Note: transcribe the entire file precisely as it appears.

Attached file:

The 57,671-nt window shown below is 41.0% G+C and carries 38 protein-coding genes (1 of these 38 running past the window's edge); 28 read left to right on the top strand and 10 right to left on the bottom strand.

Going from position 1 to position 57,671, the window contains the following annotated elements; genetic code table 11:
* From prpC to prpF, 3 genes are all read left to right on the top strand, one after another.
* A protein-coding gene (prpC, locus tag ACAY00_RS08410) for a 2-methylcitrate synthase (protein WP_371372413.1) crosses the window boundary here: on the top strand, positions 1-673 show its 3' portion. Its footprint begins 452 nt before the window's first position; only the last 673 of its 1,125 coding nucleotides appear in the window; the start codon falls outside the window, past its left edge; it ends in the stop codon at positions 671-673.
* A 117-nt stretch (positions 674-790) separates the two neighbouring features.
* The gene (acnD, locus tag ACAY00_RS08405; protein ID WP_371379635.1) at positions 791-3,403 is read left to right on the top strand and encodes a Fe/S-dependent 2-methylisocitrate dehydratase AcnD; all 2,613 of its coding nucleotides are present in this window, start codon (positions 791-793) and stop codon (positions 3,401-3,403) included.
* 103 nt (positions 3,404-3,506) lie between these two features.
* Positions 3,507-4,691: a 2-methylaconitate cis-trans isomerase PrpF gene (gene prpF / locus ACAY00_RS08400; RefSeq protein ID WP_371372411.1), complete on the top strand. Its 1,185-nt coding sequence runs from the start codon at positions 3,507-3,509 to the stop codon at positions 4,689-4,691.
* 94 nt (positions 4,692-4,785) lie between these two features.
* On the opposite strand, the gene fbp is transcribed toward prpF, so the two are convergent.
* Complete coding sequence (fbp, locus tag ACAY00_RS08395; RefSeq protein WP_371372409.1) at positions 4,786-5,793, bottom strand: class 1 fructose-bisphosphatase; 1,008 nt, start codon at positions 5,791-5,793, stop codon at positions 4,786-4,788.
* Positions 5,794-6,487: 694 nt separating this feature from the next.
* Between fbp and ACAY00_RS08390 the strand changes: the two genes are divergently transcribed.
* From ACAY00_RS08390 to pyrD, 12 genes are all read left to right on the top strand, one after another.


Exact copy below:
The 57,671-nt window shown below is 41.0% G+C and carries 38 protein-coding genes (1 of these 38 running past the window's edge); 28 read left to right on the top strand and 10 right to left on the bottom strand.

Going from position 1 to position 57,671, the window contains the following annotated elements; genetic code table 11:
* From prpC to prpF, 3 genes are all read left to right on the top strand, one after another.
* A protein-coding gene (prpC, locus tag ACAY00_RS08410) for a 2-methylcitrate synthase (protein WP_371372413.1) crosses the window boundary here: on the top strand, positions 1-673 show its 3' portion. Its footprint begins 452 nt before the window's first position; only the last 673 of its 1,125 coding nucleotides appear in the window; the start codon falls outside the window, past its left edge; it ends in the stop codon at positions 671-673.
* A 117-nt stretch (positions 674-790) separates the two neighbouring features.
* The gene (acnD, locus tag ACAY00_RS08405; protein ID WP_371379635.1) at positions 791-3,403 is read left to right on the top strand and encodes a Fe/S-dependent 2-methylisocitrate dehydratase AcnD; all 2,613 of its coding nucleotides are present in this window, start codon (positions 791-793) and stop codon (positions 3,401-3,403) included.
* 103 nt (positions 3,404-3,506) lie between these two features.
* Positions 3,507-4,691: a 2-methylaconitate cis-trans isomerase PrpF gene (gene prpF / locus ACAY00_RS08400; RefSeq protein ID WP_371372411.1), complete on the top strand. Its 1,185-nt coding sequence runs from the start codon at positions 3,507-3,509 to the stop codon at positions 4,689-4,691.
* 94 nt (positions 4,692-4,785) lie between these two features.
* On the opposite strand, the gene fbp is transcribed toward prpF, so the two are convergent.
* Complete coding sequence (fbp, locus tag ACAY00_RS08395; RefSeq protein WP_371372409.1) at positions 4,786-5,793, bottom strand: class 1 fructose-bisphosphatase; 1,008 nt, start codon at positions 5,791-5,793, stop codon at positions 4,786-4,788.
* Positions 5,794-6,487: 694 nt separating this feature from the next.
* Between fbp and ACAY00_RS08390 the strand changes: the two genes are divergently transcribed.
* From ACAY00_RS08390 to pyrD, 12 genes are all read left to right on the top strand, one after another.